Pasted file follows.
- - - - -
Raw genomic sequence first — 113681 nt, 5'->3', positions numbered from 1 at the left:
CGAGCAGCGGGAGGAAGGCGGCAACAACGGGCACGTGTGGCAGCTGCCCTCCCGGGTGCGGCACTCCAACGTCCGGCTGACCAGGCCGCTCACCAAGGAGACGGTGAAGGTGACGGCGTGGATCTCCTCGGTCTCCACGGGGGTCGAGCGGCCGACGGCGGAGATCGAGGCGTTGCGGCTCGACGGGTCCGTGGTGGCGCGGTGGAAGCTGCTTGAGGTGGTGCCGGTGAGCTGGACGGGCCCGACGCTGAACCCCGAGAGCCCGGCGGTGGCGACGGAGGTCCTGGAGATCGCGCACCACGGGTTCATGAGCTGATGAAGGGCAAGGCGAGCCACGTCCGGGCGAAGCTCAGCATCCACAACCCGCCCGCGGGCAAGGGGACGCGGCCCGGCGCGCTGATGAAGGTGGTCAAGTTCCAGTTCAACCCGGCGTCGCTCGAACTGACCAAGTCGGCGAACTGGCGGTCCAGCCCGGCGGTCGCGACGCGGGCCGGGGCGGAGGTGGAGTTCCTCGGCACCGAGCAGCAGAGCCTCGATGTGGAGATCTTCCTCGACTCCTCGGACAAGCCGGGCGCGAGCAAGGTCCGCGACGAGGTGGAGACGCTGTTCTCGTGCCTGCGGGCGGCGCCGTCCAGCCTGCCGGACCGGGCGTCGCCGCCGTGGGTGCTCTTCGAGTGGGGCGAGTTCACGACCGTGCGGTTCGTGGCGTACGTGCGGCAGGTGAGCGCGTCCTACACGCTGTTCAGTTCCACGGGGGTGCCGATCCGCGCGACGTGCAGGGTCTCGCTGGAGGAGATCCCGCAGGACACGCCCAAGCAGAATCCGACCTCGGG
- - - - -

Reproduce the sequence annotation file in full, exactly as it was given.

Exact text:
Raw genomic sequence first — 113681 nt, 5'->3', positions numbered from 1 at the left:
CGAGCAGCGGGAGGAAGGCGGCAACAACGGGCACGTGTGGCAGCTGCCCTCCCGGGTGCGGCACTCCAACGTCCGGCTGACCAGGCCGCTCACCAAGGAGACGGTGAAGGTGACGGCGTGGATCTCCTCGGTCTCCACGGGGGTCGAGCGGCCGACGGCGGAGATCGAGGCGTTGCGGCTCGACGGGTCCGTGGTGGCGCGGTGGAAGCTGCTTGAGGTGGTGCCGGTGAGCTGGACGGGCCCGACGCTGAACCCCGAGAGCCCGGCGGTGGCGACGGAGGTCCTGGAGATCGCGCACCACGGGTTCATGAGCTGATGAAGGGCAAGGCGAGCCACGTCCGGGCGAAGCTCAGCATCCACAACCCGCCCGCGGGCAAGGGGACGCGGCCCGGCGCGCTGATGAAGGTGGTCAAGTTCCAGTTCAACCCGGCGTCGCTCGAACTGACCAAGTCGGCGAACTGGCGGTCCAGCCCGGCGGTCGCGACGCGGGCCGGGGCGGAGGTGGAGTTCCTCGGCACCGAGCAGCAGAGCCTCGATGTGGAGATCTTCCTCGACTCCTCGGACAAGCCGGGCGCGAGCAAGGTCCGCGACGAGGTGGAGACGCTGTTCTCGTGCCTGCGGGCGGCGCCGTCCAGCCTGCCGGACCGGGCGTCGCCGCCGTGGGTGCTCTTCGAGTGGGGCGAGTTCACGACCGTGCGGTTCGTGGCGTACGTGCGGCAGGTGAGCGCGTCCTACACGCTGTTCAGTTCCACGGGGGTGCCGATCCGCGCGACGTGCAGGGTCTCGCTGGAGGAGATCCCGCAGGACACGCCCAAGCAGAATCCGACCTCGGG